Si­mon Davis takes to the New For­est for a night’s camp­ing in Ssangyong’s Turismo Tourist. What’s it like to bring a ver­sion of home with you?

Belfast Telegraph - NI Carfinder - - Front Page - SI­MON DAVIS

GROW­ING up in New Zealand, camp­ing was al­ways a big part of my child­hood. A con­ti­nent as var­ied and di­verse as Europe wasn’t on our doorstep, mean­ing the vast ma­jor­ity of sum­mer hol­i­days for fam­i­lies in Aotearoa were spent in a tent or car­a­van on the beach.

So when I heard we had a Ssangyong Turismo Tourist Camper com­ing into the of­fice, I im­me­di­ately vol­un­teered to put it to the test and spend a night in it.

De­signed and man­u­fac­tured by Well­house Leisure of Hud­der­s­field, the Tourist Camper looks ex­actly the same as a reg­u­lar Turismo MPV, but open the door and you’ll find some se­ri­ous con­ver­sion work has gone on.

The boot has been stripped out to make way for a minia­ture kitchen, com­plete with fridge, sink, gas hob and stor­age cup­boards, while the front four seats can be eas­ily con­verted into two sin­gle beds.

The roof even pops up to re­veal a third bed suit­able for chil­dren.

In short, it had ev­ery­thing re­quired for an overnight stay - even a por­ta­ble toi­let, but we quickly de­cided we wouldn’t try that out.

Af­ter a speedy get­away from work one Fri­day af­ter­noon, we set course for

the New For­est and our camp­site, happy the sun was shin­ing and it didn’t look like rain was on the hori­zon.

One thing that be­came im­me­di­ately ap­par­ent was the Ssangyong’s vast size.

Mea­sur­ing more than five me­tres long and with an in­cred­i­bly high driv­ing po­si­tion, you did feel like you were be­hind the wheel of a yacht rather than a South Korean peo­ple-mover.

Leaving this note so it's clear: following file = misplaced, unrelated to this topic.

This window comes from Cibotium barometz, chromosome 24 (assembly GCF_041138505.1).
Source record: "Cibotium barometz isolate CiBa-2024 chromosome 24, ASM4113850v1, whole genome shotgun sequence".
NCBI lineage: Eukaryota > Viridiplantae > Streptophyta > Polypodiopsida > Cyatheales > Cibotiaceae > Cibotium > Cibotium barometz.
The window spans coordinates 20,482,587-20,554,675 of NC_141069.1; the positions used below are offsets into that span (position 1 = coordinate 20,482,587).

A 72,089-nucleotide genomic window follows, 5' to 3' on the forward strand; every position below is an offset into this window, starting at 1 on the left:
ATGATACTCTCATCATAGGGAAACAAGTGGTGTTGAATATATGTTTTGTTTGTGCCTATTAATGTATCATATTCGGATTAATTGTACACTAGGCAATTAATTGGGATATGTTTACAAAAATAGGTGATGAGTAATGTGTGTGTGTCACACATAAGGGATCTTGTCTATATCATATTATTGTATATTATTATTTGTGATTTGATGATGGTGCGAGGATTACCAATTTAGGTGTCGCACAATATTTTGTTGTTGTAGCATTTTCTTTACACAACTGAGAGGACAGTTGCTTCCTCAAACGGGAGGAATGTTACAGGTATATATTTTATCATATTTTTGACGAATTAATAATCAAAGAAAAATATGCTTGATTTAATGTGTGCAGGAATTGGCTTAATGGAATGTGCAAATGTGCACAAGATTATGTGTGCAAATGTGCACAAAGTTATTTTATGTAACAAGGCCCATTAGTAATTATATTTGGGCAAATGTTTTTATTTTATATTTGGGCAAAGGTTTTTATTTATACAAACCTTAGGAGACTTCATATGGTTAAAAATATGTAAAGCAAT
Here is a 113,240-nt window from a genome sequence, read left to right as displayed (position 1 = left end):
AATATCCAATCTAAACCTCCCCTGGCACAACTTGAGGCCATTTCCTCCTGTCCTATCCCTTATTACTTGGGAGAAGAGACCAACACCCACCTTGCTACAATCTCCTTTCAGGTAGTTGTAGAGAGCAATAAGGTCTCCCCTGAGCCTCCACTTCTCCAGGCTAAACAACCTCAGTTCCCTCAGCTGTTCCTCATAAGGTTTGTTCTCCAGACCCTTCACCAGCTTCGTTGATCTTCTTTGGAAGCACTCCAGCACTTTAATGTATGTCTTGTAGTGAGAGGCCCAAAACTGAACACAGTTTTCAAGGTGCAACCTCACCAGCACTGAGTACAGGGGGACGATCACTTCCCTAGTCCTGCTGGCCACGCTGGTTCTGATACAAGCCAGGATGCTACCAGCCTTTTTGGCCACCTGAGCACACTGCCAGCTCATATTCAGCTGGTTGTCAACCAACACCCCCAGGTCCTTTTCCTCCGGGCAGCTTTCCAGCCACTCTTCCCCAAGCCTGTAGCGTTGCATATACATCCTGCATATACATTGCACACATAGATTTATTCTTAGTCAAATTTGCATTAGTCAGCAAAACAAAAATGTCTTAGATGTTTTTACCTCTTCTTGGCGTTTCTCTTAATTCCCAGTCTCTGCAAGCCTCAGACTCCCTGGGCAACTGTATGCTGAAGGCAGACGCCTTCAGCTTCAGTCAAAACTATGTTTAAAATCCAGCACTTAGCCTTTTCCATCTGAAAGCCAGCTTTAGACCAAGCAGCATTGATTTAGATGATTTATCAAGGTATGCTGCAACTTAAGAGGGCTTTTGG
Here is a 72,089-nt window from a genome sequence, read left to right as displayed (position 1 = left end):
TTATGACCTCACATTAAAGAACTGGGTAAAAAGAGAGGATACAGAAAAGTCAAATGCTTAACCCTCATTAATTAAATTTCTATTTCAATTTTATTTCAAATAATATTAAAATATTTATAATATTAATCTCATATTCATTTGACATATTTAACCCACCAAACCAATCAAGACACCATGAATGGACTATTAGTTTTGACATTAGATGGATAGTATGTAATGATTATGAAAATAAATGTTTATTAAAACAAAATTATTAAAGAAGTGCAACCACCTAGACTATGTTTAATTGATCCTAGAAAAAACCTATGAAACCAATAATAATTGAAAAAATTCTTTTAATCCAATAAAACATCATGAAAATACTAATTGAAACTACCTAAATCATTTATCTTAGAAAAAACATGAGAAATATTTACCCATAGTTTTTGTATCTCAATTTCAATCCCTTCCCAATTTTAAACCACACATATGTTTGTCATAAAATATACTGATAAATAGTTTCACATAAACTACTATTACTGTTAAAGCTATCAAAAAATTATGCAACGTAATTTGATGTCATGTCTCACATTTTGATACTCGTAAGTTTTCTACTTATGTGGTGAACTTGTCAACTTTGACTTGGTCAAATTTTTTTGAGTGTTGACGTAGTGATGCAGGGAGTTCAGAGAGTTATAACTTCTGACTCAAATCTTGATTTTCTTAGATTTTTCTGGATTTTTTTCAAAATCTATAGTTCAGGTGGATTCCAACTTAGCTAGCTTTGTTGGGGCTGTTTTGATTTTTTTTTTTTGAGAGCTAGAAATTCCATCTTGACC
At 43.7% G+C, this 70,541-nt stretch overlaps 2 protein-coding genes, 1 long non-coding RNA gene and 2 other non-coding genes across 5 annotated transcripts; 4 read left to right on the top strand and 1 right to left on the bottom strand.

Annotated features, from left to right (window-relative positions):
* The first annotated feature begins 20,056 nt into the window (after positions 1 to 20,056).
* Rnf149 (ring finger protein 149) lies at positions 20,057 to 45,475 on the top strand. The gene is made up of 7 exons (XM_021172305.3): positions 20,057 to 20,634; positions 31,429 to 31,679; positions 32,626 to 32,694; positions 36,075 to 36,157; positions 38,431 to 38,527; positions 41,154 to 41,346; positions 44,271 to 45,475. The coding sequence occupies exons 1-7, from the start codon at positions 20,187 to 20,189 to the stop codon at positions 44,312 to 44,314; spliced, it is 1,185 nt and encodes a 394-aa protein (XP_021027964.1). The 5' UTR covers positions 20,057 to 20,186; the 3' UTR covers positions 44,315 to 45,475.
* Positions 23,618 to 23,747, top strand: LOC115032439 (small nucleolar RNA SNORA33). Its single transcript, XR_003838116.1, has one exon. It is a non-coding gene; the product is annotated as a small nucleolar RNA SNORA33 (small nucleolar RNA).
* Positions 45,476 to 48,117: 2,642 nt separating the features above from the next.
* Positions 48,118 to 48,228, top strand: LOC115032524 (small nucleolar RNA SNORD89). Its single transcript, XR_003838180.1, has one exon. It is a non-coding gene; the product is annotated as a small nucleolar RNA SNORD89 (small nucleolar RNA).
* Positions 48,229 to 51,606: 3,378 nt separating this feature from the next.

De­spite the car’s size, how­ever, its 2.2-litre Euro 6 diesel en­gine did a good job of get­ting the camper mov­ing.

With 176bhp and 400Nm of torque on tap, the Turismo wasn’t as slow as you might ex­pect.

In fact, cruis­ing along the mo­tor­way in the Ssangyong was a rather pleas­ant ex­pe­ri­ence. Its size and tall driv­ing po­si­tion cer­tainly give it a com­mand­ing pres­ence on the road, and its soft sus­pen­sion set-up means it doesn’t crash about over bumps.

That said, these two char­ac­ter­is­tics mean it can be a bit of hand­ful when you in­evitably pull off the mo­tor­way to those tiny coun­try lanes.

There is an amount of lean through the cor­ners and you’re con­stantly con­scious of its width.

We ar­rived at the camp­site just as it was start­ing to get dark and im­me­di­ately started set­ting up be­fore we lost the light.

Luck­ily, the roof is only held in place by a cou­ple of straps, mean­ing it’s in­cred­i­bly easy to pop up.

Get­ting the beds made up took a bit more thought, as you have to po­si­tion the front and rear seats cor­rectly so that when they fold down, they fold down flat.

Over­all, though, this was a sim­ple task, and it took us about 10 min­utes to get ev­ery­thing or­gan­ised – al­though we didn’t put the rear awning in place, as we were only stay­ing for one night.

Af­ter a bar­beque and a cou­ple of drinks, we de­cided it was time to call it a night.

It was only at this point I re­alised I had made the amateur mis­take of for­get­ting my sleep­ing bag, but fig­ured it would make for a good test of how well the Ssangyong re­tained heat.

Safe to say it didn’t fare too well, and I went cold – but I re­ally only have my­self to blame for this.

Aside from the cold, sleep­ing in the camper­van was made even more un­com­fort­able by the nar­row beds – even with the in­fill cush­ions and mem­ory foam topper in place.

So, the big Ssangyong loses some points in the com­fort depart­ment which is a shame, be­cause I liked ev­ery­thing else about it.

Then again, un­like full-size camper­vans and car­a­vans, the Ssangyong Turismo Tourist doesn’t give the im­pres­sion it’s de­signed for lengthy ex­cur­sions.

As a place to stay over a week- end, the Turismo Tourist is an in­cred­i­bly like­able piece of kit.

If I had spare £35,995 knock­ing around, I’d se­ri­ously con­sider it.

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